We’re friends of a company that markets software into a tightly defined market of retailers. Last year they invested heavily in an inbound marketing strategy. It was designed to “soften the beaches” for the sales team, generate sales-ready leads. But they wondered if they were marketing to the right customers.
The marketing director hired a team of savvy inbound marketers. By the end of the first year, a ton of leads filled their system and social media stats were through the roof. It was time to celebrate.
The CEO didn’t see it that way. Their inbound marketing investment hadn’t actually moved the sales revenue needle. What was the problem? Did salespeople not follow up on the leads? Were the inbound leads weak? They invited ROI in to discuss the problem.
Marketing to the Right Customers
The group gathered in the conference room. ROI CEO Troy Burk moderated the discussion. He began by writing on the whiteboard:
- Who do you know?
- Who do you want to know?
- Who wants to know you?
Troy explained that each question identifies a different customer type: Referral, Prospecting, and Inbound.
Referral: The list of customers and other business and personal contacts that can make introductions and recommend you.
Prospecting: The list of accounts and contacts that are most likely a good fit for your solution and may want your help.
Inbound: The database of contacts that identify themselves when expressing interest in your company, products, and expertise.
Troy then led the group in a simple exercise. Each person around the table was given three yellow sticky notes and three green notes.
On the yellow notes they wrote a percentage of total marketing resources they believe the company invested across the three customer types. On the green notes, they wrote the portion of sales revenue they believe came from each type. Everyone placed their sticky notes on the board next to the corresponding customer types: Yellow notes to the left, green to the right.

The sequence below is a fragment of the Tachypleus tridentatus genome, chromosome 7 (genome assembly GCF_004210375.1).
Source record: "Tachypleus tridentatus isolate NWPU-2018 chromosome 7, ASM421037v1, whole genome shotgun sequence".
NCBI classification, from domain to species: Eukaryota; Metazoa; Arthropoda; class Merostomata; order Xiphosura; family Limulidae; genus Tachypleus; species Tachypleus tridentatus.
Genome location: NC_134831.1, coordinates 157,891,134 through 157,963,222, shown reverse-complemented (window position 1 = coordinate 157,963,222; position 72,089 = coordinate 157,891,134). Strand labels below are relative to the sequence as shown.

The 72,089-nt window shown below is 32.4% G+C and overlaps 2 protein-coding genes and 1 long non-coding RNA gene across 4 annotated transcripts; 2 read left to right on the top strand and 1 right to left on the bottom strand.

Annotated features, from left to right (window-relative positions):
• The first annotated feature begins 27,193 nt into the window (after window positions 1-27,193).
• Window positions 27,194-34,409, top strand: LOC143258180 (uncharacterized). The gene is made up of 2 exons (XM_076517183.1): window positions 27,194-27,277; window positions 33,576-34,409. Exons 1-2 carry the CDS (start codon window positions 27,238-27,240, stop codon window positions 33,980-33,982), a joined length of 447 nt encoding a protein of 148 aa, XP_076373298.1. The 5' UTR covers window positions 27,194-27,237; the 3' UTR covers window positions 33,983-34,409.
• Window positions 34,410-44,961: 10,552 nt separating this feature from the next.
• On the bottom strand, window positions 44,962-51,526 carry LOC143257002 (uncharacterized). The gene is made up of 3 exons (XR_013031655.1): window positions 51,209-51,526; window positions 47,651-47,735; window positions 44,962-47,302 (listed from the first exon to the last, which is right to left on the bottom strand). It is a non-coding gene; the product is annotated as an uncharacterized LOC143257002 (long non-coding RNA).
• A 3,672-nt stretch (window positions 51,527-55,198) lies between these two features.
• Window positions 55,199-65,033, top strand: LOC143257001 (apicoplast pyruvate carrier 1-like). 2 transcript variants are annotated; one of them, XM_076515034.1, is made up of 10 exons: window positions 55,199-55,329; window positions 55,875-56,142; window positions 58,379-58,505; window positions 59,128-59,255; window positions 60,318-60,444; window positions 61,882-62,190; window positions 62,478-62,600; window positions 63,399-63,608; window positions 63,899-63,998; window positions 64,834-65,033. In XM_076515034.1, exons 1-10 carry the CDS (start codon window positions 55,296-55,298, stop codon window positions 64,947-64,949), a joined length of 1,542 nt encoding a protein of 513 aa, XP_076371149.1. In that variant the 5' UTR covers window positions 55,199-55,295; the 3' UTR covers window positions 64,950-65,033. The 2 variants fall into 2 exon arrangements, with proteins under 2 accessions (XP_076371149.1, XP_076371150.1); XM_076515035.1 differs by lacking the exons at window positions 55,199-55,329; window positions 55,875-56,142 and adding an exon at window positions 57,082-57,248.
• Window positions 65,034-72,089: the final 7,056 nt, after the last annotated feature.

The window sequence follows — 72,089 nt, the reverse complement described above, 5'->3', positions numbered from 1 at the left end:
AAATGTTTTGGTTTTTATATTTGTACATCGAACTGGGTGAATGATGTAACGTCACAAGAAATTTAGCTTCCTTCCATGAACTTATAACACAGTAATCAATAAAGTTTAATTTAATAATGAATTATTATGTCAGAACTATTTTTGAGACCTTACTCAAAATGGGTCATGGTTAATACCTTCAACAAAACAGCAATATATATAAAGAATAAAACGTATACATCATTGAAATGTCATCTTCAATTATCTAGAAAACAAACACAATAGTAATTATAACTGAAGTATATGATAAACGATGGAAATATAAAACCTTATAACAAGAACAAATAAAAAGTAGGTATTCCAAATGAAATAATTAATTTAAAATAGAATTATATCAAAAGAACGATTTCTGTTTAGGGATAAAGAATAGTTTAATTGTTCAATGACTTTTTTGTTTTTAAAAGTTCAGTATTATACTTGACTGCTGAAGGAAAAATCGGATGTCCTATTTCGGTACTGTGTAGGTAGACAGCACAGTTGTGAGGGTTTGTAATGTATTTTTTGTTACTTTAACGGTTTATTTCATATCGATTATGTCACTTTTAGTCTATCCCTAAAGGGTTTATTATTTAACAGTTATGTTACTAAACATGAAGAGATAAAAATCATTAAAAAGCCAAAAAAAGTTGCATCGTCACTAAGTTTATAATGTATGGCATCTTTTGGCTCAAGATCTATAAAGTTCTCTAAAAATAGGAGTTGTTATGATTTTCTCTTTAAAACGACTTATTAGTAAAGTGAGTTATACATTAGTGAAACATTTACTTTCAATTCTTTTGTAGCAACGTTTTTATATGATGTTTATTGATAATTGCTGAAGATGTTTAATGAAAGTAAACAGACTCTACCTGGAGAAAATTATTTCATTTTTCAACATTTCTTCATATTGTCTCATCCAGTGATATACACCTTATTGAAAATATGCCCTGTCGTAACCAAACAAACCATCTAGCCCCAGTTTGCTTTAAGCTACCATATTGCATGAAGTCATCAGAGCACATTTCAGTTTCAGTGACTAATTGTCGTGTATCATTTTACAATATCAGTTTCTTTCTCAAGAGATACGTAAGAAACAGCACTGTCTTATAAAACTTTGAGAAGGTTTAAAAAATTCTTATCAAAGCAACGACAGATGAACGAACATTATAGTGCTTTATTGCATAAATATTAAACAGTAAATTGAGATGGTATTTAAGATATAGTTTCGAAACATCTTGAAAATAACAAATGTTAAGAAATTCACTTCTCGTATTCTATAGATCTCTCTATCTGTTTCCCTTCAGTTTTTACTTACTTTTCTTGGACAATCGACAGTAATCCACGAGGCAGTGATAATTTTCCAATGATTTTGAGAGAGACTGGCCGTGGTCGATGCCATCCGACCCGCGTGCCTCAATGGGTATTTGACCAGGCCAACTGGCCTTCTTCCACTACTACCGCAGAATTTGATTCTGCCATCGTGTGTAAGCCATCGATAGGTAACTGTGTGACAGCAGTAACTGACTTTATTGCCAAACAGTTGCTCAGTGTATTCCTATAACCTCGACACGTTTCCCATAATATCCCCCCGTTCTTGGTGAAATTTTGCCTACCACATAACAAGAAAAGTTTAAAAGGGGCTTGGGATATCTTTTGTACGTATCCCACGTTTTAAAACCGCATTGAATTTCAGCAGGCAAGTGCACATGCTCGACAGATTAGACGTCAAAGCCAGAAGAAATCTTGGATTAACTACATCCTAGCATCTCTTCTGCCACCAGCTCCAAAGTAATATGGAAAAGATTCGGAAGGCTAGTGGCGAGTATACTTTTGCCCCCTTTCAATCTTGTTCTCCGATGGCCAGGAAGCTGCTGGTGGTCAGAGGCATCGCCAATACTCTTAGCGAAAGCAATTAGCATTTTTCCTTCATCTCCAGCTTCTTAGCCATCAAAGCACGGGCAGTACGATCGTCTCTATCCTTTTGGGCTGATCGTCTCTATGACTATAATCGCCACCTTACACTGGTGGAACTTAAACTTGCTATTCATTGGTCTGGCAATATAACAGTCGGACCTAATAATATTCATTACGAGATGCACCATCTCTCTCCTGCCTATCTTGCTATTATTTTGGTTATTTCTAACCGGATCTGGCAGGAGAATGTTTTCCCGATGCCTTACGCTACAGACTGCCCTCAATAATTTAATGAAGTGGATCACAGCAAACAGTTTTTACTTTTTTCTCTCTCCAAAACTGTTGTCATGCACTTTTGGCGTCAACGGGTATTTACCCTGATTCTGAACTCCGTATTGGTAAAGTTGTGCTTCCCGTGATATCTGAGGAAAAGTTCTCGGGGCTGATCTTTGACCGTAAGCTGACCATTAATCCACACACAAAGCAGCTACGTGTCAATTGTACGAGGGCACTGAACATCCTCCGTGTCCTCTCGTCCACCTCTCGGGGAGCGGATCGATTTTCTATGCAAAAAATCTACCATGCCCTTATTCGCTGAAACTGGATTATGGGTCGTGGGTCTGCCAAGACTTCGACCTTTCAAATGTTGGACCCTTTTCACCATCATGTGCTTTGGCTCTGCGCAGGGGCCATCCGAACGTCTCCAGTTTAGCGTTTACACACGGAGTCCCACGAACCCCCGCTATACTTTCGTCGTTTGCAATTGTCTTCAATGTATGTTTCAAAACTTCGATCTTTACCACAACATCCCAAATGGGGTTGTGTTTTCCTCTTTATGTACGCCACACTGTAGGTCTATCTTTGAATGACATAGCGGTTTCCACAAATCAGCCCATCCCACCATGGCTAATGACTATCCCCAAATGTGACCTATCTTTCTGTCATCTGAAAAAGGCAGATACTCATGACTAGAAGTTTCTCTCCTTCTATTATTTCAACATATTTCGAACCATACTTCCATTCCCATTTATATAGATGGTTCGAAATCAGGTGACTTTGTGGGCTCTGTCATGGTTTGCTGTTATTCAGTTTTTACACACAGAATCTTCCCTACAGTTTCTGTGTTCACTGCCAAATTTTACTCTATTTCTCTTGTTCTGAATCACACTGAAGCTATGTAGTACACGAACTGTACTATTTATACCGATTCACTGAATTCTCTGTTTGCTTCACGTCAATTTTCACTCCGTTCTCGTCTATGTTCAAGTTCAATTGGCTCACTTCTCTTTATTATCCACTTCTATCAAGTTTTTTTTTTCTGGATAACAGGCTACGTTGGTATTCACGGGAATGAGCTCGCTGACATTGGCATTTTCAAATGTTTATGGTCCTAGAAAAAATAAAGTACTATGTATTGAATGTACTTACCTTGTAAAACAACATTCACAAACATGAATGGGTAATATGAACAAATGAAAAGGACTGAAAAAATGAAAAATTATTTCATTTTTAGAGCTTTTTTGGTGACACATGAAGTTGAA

The stark difference between left and right was obvious. The group believed that practically all of the marketing investments went to Inbound, yet practically all of the sales revenue was attributed to Referral. As they looked at the customer wins more closely, they noted that several of their best wins that year were competitor replacements referred to them by happy customers.
This simple exercise got the team brainstorming. They developed a new approach to their inbound and outbound marketing activities. One campaign would target retailers that use competitors’ products. Another would nurture relationships with people from the Referral category. And, they would also research and update lists of decision makers in each addressable account, streamlining a prospecting campaign with the sales team.
Is your team marketing to the right customers? How does your company allocate marketing resources across these key customer types? Are these investments proportional to your closed business success?